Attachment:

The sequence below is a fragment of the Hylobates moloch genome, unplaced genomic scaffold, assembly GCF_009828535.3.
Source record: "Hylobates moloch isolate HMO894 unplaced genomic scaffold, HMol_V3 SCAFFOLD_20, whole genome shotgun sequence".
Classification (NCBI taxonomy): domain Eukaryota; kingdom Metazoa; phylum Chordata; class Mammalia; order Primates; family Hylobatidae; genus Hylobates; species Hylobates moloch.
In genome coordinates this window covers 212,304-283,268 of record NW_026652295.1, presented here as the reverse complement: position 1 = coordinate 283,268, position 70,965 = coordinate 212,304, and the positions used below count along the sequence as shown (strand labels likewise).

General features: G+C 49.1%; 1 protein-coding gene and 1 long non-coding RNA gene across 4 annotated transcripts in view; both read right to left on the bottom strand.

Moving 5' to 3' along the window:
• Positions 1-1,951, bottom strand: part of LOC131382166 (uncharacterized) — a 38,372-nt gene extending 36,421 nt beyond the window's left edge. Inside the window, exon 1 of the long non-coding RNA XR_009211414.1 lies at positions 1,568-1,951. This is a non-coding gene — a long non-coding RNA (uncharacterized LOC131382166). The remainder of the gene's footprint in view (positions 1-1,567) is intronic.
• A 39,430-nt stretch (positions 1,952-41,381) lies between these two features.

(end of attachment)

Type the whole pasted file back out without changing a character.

The sequence below is a fragment of the Hylobates moloch genome, unplaced genomic scaffold, assembly GCF_009828535.3.
Source record: "Hylobates moloch isolate HMO894 unplaced genomic scaffold, HMol_V3 SCAFFOLD_20, whole genome shotgun sequence".
Classification (NCBI taxonomy): domain Eukaryota; kingdom Metazoa; phylum Chordata; class Mammalia; order Primates; family Hylobatidae; genus Hylobates; species Hylobates moloch.
In genome coordinates this window covers 212,304-283,268 of record NW_026652295.1, presented here as the reverse complement: position 1 = coordinate 283,268, position 70,965 = coordinate 212,304, and the positions used below count along the sequence as shown (strand labels likewise).

General features: G+C 49.1%; 1 protein-coding gene and 1 long non-coding RNA gene across 4 annotated transcripts in view; both read right to left on the bottom strand.

Moving 5' to 3' along the window:
• Positions 1-1,951, bottom strand: part of LOC131382166 (uncharacterized) — a 38,372-nt gene extending 36,421 nt beyond the window's left edge. Inside the window, exon 1 of the long non-coding RNA XR_009211414.1 lies at positions 1,568-1,951. This is a non-coding gene — a long non-coding RNA (uncharacterized LOC131382166). The remainder of the gene's footprint in view (positions 1-1,567) is intronic.
• A 39,430-nt stretch (positions 1,952-41,381) lies between these two features.